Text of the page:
Ion isi aminti cum se despartira, imediat dupa ce-si terminasera fripturile. Conversatia incepuse sa treneze. Nu prea mai aveau ce sa-si spuna. Jenny parea cu adevarat pierduta in lumea noua, total dezorientata si neajutorata, nu stia ce sa faca mai departe. Ca si el, nu stia cum sa se afirme. Era de acord cu ea: nu era vorba numai de a te afirma ori de a dovedi. Era pornitul, iarasi, de la capat, de la zero. Trebuia sa uiti cine ai fost si ce ai facut inainte, in tara. Acum trebuia sa te readaptezi, ca sa poti trai viata de aici, in noua tara. Pe de alta parte, nu puteai arunca la gunoi experienta de dincolo: nu se putea sa fie cu totul si cu totul nefolositoare ori rea. Auzeai de oameni care, odata ajunsi aici, in America, incercau sa-si uite patria, originea si chiar meseriile, si care se aruncau fara frica in aceasta amestecatura pestrita a tuturor neamurilor de pe glob. Dar si astea, nu erau decat un mit din trecut. Acum, gruparile etnice rezistau la integrarea in acest cazan de topit: voiau sa ramana ceea ce fusesera si inainte. Isi aveau scolile lor, bisericile lor, templele, sinagogile, casele de rugaciune, propriile lor parazi si festivaluri. Purtau insigne pe care sta scris mare, ca sa se vada: SLAVA DOMNULUI CA SUNT ARMEAN! ori SARUTA-MA CA SUNT POLONEZ! Strazi intregi aveau firme in ebraica sau in chineza, in timp ce la statiile de metrou anunturile erau in engleza si spaniola. De ce sa se lepede el, Ion, ori Jenny, de traditiile lor? Doar ca ai lor nu erau atat de numerosi ori tot atat de vizibili? Ori fiindca nu prea se ajutau intre ei? Daca nu se evidentiau ca grup, oameni ca el, ori ca Jenny, aveau multe de oferit tarii lor adoptive. Trebuiau deci sa lupte sa-si pastreze propriile aspiratii, ca sa-si recapete macar o parte din fostul lor statut. Ion tot spunea ca este o prostie sa renunti sa fii intelectual, doar fiindca intelectualii sunt dispretuiti in tara asta cu orientare mai pragmatica. Nu e nici o rusine in a fi intelectual, tot asa cum nu e nici o rusine printre cei de aici sa-si deschida o pravalie, ori sa se apuce de vreo afacere, ori sa lucreze de mici in magazine, prin restaurante, la statiile de benzina, la banca ori te miri unde. Modul cum muncesc americanii trebuie adoptat, nici nu mai incape discutie, mai ales daca vrei sa-ti castigi painea in America, dar asta nu inseamna ca trebuie sa renunti la propriile idealuri. Un fel de coexistenta pasnica trebuie stabilita intre atatea traditii. Desigur, erau si extremistii, care insistau ca, odata stabilit aici, trebuie sa renunti la limba materna, sa-ti uiti trecutul, sa-ti uiti prietenii, sa uiti totul si sa devii un american nou-nout. Ion nu avea nimic impotriva acestei teorii si poate ca americanii gandeau sincer ca asa ar fi mai bine, dar i se facea pur si simplu scarba cand auzea pe vreun renegat dezgustator ca-si uraste limba ori pamantul in care s-a nascut. Nu-i placeau nici falsii, care-ti repetau fara sa clipeasca, « Domnule, eu ma simt atat de liber aici, sunt total eliberat: asta-i adevarata democratie! ».    Ion auzise ca unii dintre acesti indivizi fusesera mari activisti de partid, lucrasera pe la sindicate ori pe la ministere si directii care trezeau groaza si semanau moarte. Acestia erau sobolanii diasporei, tipi care-ti ocoleau privirea si se enervau cand ii intrebai cu ce se ocupasera in tara. Ion ii evita, ca sa nu piarda timpul ori sa-si strice buna dispozitie. Erau atat de multe lucruri frumoase si interesante in lumea noua: locuri, evenimente, incat, chiar daca ar fi vrut, nu ar fi avut timp sa le acorde cretinilor alora vreo atentie.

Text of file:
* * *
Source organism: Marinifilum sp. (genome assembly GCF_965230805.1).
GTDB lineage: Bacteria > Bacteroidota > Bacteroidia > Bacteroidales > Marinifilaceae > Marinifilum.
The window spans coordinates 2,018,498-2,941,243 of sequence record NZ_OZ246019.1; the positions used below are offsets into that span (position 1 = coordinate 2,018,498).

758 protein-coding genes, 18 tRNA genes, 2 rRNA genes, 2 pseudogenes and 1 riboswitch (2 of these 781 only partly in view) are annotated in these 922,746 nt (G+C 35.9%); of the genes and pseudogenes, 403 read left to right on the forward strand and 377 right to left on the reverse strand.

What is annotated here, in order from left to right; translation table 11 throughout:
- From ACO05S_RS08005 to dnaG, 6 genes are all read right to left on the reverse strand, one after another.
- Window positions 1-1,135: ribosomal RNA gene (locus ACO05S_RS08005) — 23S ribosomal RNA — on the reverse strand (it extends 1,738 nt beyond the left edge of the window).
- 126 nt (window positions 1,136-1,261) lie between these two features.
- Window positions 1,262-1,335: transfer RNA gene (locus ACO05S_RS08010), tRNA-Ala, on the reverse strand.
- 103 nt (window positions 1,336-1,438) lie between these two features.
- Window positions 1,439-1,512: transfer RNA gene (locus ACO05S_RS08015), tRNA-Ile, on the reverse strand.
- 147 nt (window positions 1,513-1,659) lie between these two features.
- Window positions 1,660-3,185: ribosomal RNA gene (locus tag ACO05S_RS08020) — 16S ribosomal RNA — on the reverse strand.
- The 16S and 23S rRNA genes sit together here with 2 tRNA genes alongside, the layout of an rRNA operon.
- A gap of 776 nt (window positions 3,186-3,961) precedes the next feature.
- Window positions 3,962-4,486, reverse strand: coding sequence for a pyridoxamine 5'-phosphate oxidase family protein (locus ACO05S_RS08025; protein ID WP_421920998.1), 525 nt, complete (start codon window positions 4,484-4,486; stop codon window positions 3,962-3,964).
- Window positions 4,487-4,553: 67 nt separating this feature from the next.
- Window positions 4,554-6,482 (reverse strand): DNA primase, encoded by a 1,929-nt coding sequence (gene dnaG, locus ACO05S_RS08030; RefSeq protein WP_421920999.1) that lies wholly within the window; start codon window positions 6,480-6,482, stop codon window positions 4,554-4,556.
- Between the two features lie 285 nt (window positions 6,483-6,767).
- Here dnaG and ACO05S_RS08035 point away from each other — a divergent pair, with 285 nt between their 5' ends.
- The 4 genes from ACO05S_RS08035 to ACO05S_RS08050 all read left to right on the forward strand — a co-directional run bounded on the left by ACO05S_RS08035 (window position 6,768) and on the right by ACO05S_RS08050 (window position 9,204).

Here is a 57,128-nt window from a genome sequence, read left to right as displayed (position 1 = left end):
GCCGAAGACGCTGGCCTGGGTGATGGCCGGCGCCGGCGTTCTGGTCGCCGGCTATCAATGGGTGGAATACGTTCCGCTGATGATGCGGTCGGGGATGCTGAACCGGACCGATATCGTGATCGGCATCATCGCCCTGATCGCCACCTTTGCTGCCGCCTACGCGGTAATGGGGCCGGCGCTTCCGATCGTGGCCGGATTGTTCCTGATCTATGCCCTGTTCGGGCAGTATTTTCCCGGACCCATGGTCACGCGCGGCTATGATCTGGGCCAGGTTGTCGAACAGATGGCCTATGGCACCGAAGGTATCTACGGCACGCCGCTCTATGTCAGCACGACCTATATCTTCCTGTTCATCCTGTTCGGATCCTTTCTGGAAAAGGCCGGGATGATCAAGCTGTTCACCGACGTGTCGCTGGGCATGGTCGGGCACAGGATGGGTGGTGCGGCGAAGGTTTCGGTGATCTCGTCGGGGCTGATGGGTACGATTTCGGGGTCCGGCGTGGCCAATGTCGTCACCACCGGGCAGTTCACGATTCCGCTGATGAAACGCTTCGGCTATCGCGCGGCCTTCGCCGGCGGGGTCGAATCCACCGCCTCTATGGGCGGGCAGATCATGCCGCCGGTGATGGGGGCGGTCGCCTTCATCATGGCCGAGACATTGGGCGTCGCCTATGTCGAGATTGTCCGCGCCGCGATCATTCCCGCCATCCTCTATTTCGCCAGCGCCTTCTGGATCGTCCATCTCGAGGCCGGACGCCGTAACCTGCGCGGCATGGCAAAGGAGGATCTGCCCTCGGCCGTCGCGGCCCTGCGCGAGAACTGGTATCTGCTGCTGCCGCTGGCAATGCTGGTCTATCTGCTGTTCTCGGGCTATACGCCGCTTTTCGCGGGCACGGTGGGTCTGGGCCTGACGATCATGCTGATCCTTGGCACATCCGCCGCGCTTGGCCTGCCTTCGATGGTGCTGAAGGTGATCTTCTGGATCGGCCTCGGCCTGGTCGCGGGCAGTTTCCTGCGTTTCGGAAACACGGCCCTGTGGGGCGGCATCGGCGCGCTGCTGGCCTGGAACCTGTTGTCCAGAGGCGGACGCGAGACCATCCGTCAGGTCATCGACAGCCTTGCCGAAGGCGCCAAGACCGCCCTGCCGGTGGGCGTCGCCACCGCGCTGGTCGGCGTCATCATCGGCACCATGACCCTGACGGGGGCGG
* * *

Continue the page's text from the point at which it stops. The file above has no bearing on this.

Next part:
O vreme evita sa se adreseze doamnei aceleia, care se aseza langa el pe banca, in parculet. Obisnuia sa se duca acolo in pauza de pranz, sa citeasca ziarul sau sa se uite la trecatori. Ii placuse intotdeauna spectactolul strazii, sa urmareasca creaturile acelea omenesti misunand ici-colo, fiecare cu propriul lui circuit de trasee implantat in creier. Era curios sa stie ce i-ar fi putut trece prin cap unui anumit trecator. De ce era atat de preocupat? El, Ion, avea o groaza de motive sa fie preocupat, insa pe trecator ce-l obseda?